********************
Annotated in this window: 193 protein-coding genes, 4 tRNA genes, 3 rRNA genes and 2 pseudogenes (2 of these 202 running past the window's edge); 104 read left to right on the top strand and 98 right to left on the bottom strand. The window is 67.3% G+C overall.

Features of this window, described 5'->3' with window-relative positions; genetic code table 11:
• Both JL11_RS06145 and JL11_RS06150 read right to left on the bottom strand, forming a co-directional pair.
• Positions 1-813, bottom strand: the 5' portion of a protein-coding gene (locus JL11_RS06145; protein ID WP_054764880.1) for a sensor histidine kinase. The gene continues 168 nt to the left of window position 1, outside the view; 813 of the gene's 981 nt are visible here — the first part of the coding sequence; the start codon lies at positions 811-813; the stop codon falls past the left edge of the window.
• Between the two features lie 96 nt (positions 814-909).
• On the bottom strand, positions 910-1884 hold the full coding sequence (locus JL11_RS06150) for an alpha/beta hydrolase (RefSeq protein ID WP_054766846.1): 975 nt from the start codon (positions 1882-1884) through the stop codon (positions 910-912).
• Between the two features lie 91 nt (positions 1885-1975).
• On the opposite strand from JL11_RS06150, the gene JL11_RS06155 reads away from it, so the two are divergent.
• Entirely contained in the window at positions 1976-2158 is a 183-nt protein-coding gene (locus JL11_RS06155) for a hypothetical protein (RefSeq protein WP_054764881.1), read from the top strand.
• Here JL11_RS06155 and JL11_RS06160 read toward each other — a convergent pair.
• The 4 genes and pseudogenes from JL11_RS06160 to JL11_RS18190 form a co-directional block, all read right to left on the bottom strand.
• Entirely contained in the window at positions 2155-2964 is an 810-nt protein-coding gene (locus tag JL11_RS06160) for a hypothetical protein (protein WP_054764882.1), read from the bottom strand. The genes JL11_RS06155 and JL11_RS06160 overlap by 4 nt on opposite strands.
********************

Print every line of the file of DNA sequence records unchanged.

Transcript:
Annotated in this window: 193 protein-coding genes, 4 tRNA genes, 3 rRNA genes and 2 pseudogenes (2 of these 202 running past the window's edge); 104 read left to right on the top strand and 98 right to left on the bottom strand. The window is 67.3% G+C overall.

Features of this window, described 5'->3' with window-relative positions; genetic code table 11:
• Both JL11_RS06145 and JL11_RS06150 read right to left on the bottom strand, forming a co-directional pair.
• Positions 1-813, bottom strand: the 5' portion of a protein-coding gene (locus JL11_RS06145; protein ID WP_054764880.1) for a sensor histidine kinase. The gene continues 168 nt to the left of window position 1, outside the view; 813 of the gene's 981 nt are visible here — the first part of the coding sequence; the start codon lies at positions 811-813; the stop codon falls past the left edge of the window.
• Between the two features lie 96 nt (positions 814-909).
• On the bottom strand, positions 910-1884 hold the full coding sequence (locus JL11_RS06150) for an alpha/beta hydrolase (RefSeq protein ID WP_054766846.1): 975 nt from the start codon (positions 1882-1884) through the stop codon (positions 910-912).
• Between the two features lie 91 nt (positions 1885-1975).
• On the opposite strand from JL11_RS06150, the gene JL11_RS06155 reads away from it, so the two are divergent.
• Entirely contained in the window at positions 1976-2158 is a 183-nt protein-coding gene (locus JL11_RS06155) for a hypothetical protein (RefSeq protein WP_054764881.1), read from the top strand.
• Here JL11_RS06155 and JL11_RS06160 read toward each other — a convergent pair.
• The 4 genes and pseudogenes from JL11_RS06160 to JL11_RS18190 form a co-directional block, all read right to left on the bottom strand.
• Entirely contained in the window at positions 2155-2964 is an 810-nt protein-coding gene (locus tag JL11_RS06160) for a hypothetical protein (protein WP_054764882.1), read from the bottom strand. The genes JL11_RS06155 and JL11_RS06160 overlap by 4 nt on opposite strands.